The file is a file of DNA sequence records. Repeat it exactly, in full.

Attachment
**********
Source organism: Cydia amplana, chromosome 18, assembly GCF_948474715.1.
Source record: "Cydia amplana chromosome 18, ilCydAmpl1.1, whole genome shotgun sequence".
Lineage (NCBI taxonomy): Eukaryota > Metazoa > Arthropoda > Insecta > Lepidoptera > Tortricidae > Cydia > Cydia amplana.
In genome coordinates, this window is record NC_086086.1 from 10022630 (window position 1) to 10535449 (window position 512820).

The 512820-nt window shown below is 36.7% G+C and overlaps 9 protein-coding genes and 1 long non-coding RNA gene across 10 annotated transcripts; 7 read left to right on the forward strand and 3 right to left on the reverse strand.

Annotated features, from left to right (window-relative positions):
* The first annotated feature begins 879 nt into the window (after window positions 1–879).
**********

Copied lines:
Source organism: Cydia amplana, chromosome 18, assembly GCF_948474715.1.
Source record: "Cydia amplana chromosome 18, ilCydAmpl1.1, whole genome shotgun sequence".
Lineage (NCBI taxonomy): Eukaryota > Metazoa > Arthropoda > Insecta > Lepidoptera > Tortricidae > Cydia > Cydia amplana.
In genome coordinates, this window is record NC_086086.1 from 10022630 (window position 1) to 10535449 (window position 512820).

The 512820-nt window shown below is 36.7% G+C and overlaps 9 protein-coding genes and 1 long non-coding RNA gene across 10 annotated transcripts; 7 read left to right on the forward strand and 3 right to left on the reverse strand.

Annotated features, from left to right (window-relative positions):
* The first annotated feature begins 879 nt into the window (after window positions 1–879).